LOVELOCK is one of those projects that instantly upon hearing the demos/edits/remixes way back when, I was removed from a world of ipods and digital music and sunk into an underwater galaxy of adult disco, stainless-steel luxury sport vehicles and Banana Boat Tanning Oil commercials. Roughly six years later the debut album, Burning Feeling now surfaces with a release date this week, proving that the wait was well worth it. The songs on Burning Feeling take you on voyages to destinations unknown, whether you want to go or not. I could be fresh off listening to a Slayer record but if ‘Deco District’ or ‘Maybe Tonight’ is up next on my receiver, it’s like nothing existed before these songs. TNUC is in no place to review an album as “real disco”, I don’t have enough of a disco/dance historical background to do so. But if I were to take a stab at what sounds like authentic disco, I can’t imagine a stronger sound. This is adult disco for real men and real women.
TNUC had the recent pleasure of interviewing Lovelock a.k.a. Steve Moore. Here's how it turned out...
SM: It was 2006 - I was deeply in debt and suffering from some kind of tour-related PTSD. Zombi was just coming off an epic 3-year tour of the American Midwest. Writing disco/dance/pop music just seemed like the next logical step. It was sort of like a retirement project, like some guys move to Florida and build ships in a bottle. In hindsight that probably would have been a much better idea. My buddy Doug Mosurock came up with the name. Of course Ray Lovelock (Let Sleeping Corpses Lie, Autopsy, etc) was the inspiration.
T: Why now? What made you decide "ok this is being released finally"
SM: It wasn't by choice. This album was finished in 2007, and I spent a ridiculous amount of time and energy trying to find someone to release it in 2007. I was way out of my element though. I had no idea what I was doing. I had a few labels I was talking to but nothing panned out. In late 2009 I hooked up with Prins Thomas, who said he'd put the album out on his label. I was a fan so it was an honor, and it seemed like a good fit. Two and a half years later and here we are.
T: Rumor has it that Bertie Higgins dropped out last minute on a collaboration with you on this album because he saw your recent photos in your RA interview and said that not only was your hair not feathered, but your beard and stache were not up to par. Did anyone else guest on the album?
SM: I blew my entire budget on the two Barbara Beaches cameos.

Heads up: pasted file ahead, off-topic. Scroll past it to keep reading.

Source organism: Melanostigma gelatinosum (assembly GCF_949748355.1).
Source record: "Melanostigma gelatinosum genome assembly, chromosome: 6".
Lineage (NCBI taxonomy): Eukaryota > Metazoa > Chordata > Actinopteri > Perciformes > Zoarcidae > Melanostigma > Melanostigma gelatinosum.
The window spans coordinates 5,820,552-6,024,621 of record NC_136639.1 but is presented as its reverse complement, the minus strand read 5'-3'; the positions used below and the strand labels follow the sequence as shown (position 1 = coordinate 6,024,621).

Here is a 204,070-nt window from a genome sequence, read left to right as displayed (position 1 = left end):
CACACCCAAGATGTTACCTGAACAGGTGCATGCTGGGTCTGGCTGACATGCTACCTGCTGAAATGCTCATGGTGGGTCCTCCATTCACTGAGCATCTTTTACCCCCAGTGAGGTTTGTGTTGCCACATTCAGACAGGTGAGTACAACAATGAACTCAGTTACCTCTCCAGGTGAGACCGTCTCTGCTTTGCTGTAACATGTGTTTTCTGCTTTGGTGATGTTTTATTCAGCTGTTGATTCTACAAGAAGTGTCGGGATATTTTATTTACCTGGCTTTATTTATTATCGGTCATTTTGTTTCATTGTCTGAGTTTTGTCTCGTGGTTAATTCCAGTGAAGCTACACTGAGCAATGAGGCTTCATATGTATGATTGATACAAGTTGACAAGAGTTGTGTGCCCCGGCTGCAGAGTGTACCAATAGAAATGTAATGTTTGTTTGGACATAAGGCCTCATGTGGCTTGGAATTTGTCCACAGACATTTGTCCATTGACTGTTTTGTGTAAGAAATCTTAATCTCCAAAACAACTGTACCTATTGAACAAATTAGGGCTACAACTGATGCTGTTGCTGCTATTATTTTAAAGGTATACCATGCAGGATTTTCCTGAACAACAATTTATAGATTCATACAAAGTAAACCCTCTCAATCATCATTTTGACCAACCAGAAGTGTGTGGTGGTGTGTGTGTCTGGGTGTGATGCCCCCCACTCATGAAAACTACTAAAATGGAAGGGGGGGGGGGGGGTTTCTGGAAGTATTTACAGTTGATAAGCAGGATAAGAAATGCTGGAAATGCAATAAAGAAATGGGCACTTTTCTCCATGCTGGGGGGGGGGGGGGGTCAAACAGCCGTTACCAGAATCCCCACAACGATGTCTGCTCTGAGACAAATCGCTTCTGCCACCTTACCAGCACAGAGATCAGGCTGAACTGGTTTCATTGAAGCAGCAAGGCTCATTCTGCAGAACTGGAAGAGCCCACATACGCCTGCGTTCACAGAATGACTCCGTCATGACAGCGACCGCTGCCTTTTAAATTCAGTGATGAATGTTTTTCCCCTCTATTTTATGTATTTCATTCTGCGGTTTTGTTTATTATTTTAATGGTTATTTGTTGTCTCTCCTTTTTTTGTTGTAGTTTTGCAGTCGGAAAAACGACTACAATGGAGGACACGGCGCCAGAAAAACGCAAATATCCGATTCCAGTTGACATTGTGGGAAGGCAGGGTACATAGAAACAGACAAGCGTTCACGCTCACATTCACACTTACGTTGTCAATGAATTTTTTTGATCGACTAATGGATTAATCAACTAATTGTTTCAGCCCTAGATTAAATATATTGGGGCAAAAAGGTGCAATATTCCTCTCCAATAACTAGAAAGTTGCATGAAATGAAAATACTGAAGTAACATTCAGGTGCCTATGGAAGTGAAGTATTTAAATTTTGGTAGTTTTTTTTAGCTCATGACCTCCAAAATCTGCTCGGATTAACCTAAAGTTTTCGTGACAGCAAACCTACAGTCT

T: What synths are you crushing on this album?
SM: Lovelock has become a remix-only project. I can't picture myself doing another album like this. Must have been the Post-Tour Stress Dissorder - for some reason I got it in my head that I wanted to be the center of attention, you know? I think I may have even wanted to become "famous." It's all a blur now - I'm in a different place. Now this stuff seems like ancient history - the "newest" song on this album ("New Age of Christ") has been finished for over four years.
T: To me, the perfect Lovelock live show would need to take place either at Red Rocks Amphitheater at dusk or on a private yacht with its anchor dropped in the middle of the Caribbean. In your mind, what would be the ideal venue for the ultimate and mega-exclusive Lovelock live event?
SM: The lounge at Al Monzo's Palace Inn, Monroeville PA. Sadly, the place no longer exists. It was a warp zone straight to the 70s. White stucco walls, dark wood beam ceiling, leather lounge chairs with brass studs around a long, table-height bar. Low lighting, always smokey. Stained glass. Filled with senior citizens. Tabletop Pac-Man machine. The obligatory televisions for watching sports but only like golf, or boxing or horse racing.
SM: Life preservers, sun screen, visors, blue blocker shades (the kind that fit over prescription glasses), first aid kits, fishing lures, golf gloves and tees, nicotine patches, lighters, lawn chairs, lawn darts, wind chimes, grill accessories, leather conditioner, snuff boxes and humidors, beer pitcher and pint glasses set, hair tonic, moustache grooming kits, arch support shoe inserts, hot water bottles, acetaminophen gelcaps, toilet paper, support socks.
SM: Big fan, definitely. The problem there is that his songs are too perfect. I'd rather remix someone like Usher. Take a really strong singer and put his vocals in a sort of Billy Ocean setting. Like that "DJ's Got Us Falling in Love" song. I could make that work.
T: Did you ever have any Lovelock-ish ideas for songs, artwork, videos, etc. that just didn't work out for whatever reason? And if so, would you care to share any?
T: One of my serious dreams for TNUC is to have a massive and absurd collection of merchandise, like stuff that you really don't even need or use. Similar to that scene in Wayne's World where Garth is lounging back in his chair decked out in full Reebok merch. If some lucrative, corporate-pig record company handed you a check for $50,000 strictly for designing Lovelock merch items, what sort of obscure items would adorn the Lovelock gift shop?
SM: Oh man I have tons of abandoned song ideas on an external hard drive. At least another album's worth. If all goes according to plan nobody will ever hear any of it.
SM: The Fruit of Despair, borne of the Tree of Longing.
T: Any last words for the Lovelock legions?
T: A beautiful, exotic Cabana girl is swaying effortlessly in a hammock on a remote island with "South Beach Sunrise" playing over and over again. What native fruit is she seductively snacking on as she sways in the wind?